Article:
As the world was consumed this week by a nail-biting wait for results in the United States presidential election, the Diet witnessed its own showdown between Prime Minister Yoshihide Suga and opposition lawmakers, with the two sides clashing primarily over his rejection of Science Council of Japan nominees.
The parliamentary battleground has consisted of budget committee debates in both houses of the Diet, following three days of questioning by representatives last week.
In the four-day debate sessions attended by the prime minister and Cabinet ministers, the opposition, as expected, continued to slam the administration over its refusal to admit six scholars to the advisory body.
The exchanges marked the first time Suga's endurance has been tested by criticism in a primary legislative debate session since he became the nation's leader.
Swatting away jeers unperturbed, he drew on his aptitude for accountability, credibility and clarity. Disclosing new information such as when he learned of the plan to exclude the six, the prime minister left the opposition facing the risk of being portrayed as obsessive for their maintained onslaught over that topic alone.
Here are some highlights from the four days of deliberations this week by the Lower House and Upper House budget committees.
Science Council controversy
Lawmakers from the ruling Liberal Democratic Party (LDP) did question Suga about the academic council, but they focused on the party’s efforts to reform the body rather than the rejection of the six scholars, who had expressed criticism of policies under the previous LDP administration. The council is independent of the government but is under the prime minister’s jurisdiction.
During an exchange with LDP lawmaker Taku Otsuka on Monday, Suga said he had been “concerned” with the membership selection process while he was chief Cabinet secretary, particularly that individuals were not able to become members unless they had a connection with an existing member who could act as a sponsor.
The prime minister added that he was torn about breaking with the precedent of unilaterally approving all of the recommended new members, but felt the decision was warranted since the organization receives ¥1 billion from the public purse as an annual budget.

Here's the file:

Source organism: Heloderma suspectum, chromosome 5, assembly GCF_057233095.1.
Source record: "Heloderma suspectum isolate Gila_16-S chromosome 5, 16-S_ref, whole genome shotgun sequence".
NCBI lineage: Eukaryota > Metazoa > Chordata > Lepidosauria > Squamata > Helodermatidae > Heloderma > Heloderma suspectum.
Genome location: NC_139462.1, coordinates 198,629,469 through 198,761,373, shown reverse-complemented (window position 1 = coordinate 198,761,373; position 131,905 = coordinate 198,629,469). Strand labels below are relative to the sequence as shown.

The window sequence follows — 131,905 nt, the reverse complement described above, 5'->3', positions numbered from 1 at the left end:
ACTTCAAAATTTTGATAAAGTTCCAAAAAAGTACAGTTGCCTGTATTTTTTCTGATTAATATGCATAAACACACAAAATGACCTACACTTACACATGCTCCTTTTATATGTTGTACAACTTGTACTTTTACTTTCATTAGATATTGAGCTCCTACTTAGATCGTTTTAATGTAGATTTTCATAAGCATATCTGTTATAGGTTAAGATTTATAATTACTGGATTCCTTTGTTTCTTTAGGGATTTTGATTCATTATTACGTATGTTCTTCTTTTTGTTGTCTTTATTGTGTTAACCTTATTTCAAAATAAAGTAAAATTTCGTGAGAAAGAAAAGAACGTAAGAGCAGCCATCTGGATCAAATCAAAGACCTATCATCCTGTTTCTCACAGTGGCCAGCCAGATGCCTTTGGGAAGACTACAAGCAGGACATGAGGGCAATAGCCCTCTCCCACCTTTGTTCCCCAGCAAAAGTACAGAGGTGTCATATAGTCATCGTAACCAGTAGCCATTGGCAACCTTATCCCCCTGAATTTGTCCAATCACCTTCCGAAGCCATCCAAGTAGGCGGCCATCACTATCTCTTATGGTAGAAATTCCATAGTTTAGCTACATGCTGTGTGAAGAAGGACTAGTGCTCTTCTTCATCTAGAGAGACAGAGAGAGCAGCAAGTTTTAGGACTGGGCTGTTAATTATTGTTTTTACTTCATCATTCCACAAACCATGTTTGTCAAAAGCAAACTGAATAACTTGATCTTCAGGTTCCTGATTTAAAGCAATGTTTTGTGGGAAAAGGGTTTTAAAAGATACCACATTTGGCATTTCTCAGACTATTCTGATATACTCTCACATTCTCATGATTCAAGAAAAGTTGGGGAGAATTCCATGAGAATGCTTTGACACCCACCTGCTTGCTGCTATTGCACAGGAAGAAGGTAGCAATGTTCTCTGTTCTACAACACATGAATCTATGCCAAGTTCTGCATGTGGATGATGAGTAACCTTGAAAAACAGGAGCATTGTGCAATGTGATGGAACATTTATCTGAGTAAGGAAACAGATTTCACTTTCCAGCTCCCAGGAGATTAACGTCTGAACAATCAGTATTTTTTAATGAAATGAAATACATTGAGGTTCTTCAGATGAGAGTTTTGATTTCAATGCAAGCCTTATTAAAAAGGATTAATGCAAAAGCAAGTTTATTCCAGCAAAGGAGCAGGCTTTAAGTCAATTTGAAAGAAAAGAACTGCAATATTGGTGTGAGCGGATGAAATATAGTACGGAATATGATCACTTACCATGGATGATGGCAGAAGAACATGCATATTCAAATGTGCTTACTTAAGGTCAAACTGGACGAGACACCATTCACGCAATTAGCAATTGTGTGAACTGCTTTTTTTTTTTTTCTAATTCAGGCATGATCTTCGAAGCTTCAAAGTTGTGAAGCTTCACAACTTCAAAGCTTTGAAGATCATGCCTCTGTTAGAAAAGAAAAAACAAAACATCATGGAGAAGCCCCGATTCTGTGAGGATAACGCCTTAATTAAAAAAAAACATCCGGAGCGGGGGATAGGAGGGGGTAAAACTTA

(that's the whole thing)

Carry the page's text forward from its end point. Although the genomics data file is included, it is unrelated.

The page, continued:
“In that sense, (the system) is exclusionary, and is as though the right (of membership) is vested,” he said.
While questions from opposition lawmakers did yield some new information, Suga persistently declined to provide one critical piece of information: his rationale for rejecting the nominations of the six scholars.
Lawmakers from outside the ruling party condemned Suga for reading aloud from prepared manuscripts with melodic intonation that occasionally left the two sides talking at cross-purposes. And Chief Cabinet Secretary Katsunobu Kato intervened on behalf of Suga at times even though the lawmakers asking questions had specifically sought responses from the prime minister himself.
Masato Imai of the Constitutional Democratic Party of Japan (CDP), the largest opposition party, scrutinized Suga’s insistence on the need for reform of the council’s membership demographics. The prime minister has said that a shakeup of the council's membership is justified to bring in younger scholars and broaden representation to include a wider range of universities.
But by not appointing the six scholars, Imai argued that Suga had undermined his own effort to diversify the body's composition, pointing out that one of those rejected is 53 years old and that only 11 among the council's membership of 105 are age 52 or younger. Another rejected scholar would have been the only one of the 105 members to hail from Jikei University School of Medicine.